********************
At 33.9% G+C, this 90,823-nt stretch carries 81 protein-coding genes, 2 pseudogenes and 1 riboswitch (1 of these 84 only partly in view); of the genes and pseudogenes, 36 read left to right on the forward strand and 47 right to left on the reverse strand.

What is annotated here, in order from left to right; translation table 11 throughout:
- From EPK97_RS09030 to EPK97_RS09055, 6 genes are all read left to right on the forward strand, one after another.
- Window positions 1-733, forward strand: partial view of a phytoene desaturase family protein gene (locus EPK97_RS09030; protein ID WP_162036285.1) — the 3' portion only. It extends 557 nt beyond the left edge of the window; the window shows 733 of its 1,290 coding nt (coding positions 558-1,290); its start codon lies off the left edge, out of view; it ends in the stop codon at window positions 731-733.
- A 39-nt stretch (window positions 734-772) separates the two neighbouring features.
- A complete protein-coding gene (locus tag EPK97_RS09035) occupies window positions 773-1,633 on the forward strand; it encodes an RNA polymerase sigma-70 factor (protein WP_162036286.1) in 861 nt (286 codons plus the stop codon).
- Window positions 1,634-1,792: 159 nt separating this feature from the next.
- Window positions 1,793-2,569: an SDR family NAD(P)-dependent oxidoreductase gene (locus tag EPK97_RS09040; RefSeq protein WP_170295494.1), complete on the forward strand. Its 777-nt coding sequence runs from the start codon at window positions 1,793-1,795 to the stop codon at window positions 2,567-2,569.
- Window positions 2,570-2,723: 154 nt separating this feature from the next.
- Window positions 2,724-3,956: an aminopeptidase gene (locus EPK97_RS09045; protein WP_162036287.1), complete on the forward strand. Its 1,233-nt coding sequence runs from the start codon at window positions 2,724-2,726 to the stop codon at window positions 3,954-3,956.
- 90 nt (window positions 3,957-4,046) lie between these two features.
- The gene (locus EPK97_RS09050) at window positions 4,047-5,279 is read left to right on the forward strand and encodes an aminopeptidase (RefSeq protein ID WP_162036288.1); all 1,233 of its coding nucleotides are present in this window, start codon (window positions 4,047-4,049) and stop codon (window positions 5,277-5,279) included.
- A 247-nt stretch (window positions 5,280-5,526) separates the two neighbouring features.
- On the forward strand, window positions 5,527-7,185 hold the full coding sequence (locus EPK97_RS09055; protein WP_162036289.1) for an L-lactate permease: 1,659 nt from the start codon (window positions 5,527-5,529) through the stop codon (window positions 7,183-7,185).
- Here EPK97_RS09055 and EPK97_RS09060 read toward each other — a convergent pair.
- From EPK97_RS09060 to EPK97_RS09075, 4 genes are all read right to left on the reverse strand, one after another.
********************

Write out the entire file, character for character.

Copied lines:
At 33.9% G+C, this 90,823-nt stretch carries 81 protein-coding genes, 2 pseudogenes and 1 riboswitch (1 of these 84 only partly in view); of the genes and pseudogenes, 36 read left to right on the forward strand and 47 right to left on the reverse strand.

What is annotated here, in order from left to right; translation table 11 throughout:
- From EPK97_RS09030 to EPK97_RS09055, 6 genes are all read left to right on the forward strand, one after another.
- Window positions 1-733, forward strand: partial view of a phytoene desaturase family protein gene (locus EPK97_RS09030; protein ID WP_162036285.1) — the 3' portion only. It extends 557 nt beyond the left edge of the window; the window shows 733 of its 1,290 coding nt (coding positions 558-1,290); its start codon lies off the left edge, out of view; it ends in the stop codon at window positions 731-733.
- A 39-nt stretch (window positions 734-772) separates the two neighbouring features.
- A complete protein-coding gene (locus tag EPK97_RS09035) occupies window positions 773-1,633 on the forward strand; it encodes an RNA polymerase sigma-70 factor (protein WP_162036286.1) in 861 nt (286 codons plus the stop codon).
- Window positions 1,634-1,792: 159 nt separating this feature from the next.
- Window positions 1,793-2,569: an SDR family NAD(P)-dependent oxidoreductase gene (locus tag EPK97_RS09040; RefSeq protein WP_170295494.1), complete on the forward strand. Its 777-nt coding sequence runs from the start codon at window positions 1,793-1,795 to the stop codon at window positions 2,567-2,569.
- Window positions 2,570-2,723: 154 nt separating this feature from the next.
- Window positions 2,724-3,956: an aminopeptidase gene (locus EPK97_RS09045; protein WP_162036287.1), complete on the forward strand. Its 1,233-nt coding sequence runs from the start codon at window positions 2,724-2,726 to the stop codon at window positions 3,954-3,956.
- 90 nt (window positions 3,957-4,046) lie between these two features.
- The gene (locus EPK97_RS09050) at window positions 4,047-5,279 is read left to right on the forward strand and encodes an aminopeptidase (RefSeq protein ID WP_162036288.1); all 1,233 of its coding nucleotides are present in this window, start codon (window positions 4,047-4,049) and stop codon (window positions 5,277-5,279) included.
- A 247-nt stretch (window positions 5,280-5,526) separates the two neighbouring features.
- On the forward strand, window positions 5,527-7,185 hold the full coding sequence (locus EPK97_RS09055; protein WP_162036289.1) for an L-lactate permease: 1,659 nt from the start codon (window positions 5,527-5,529) through the stop codon (window positions 7,183-7,185).
- Here EPK97_RS09055 and EPK97_RS09060 read toward each other — a convergent pair.
- From EPK97_RS09060 to EPK97_RS09075, 4 genes are all read right to left on the reverse strand, one after another.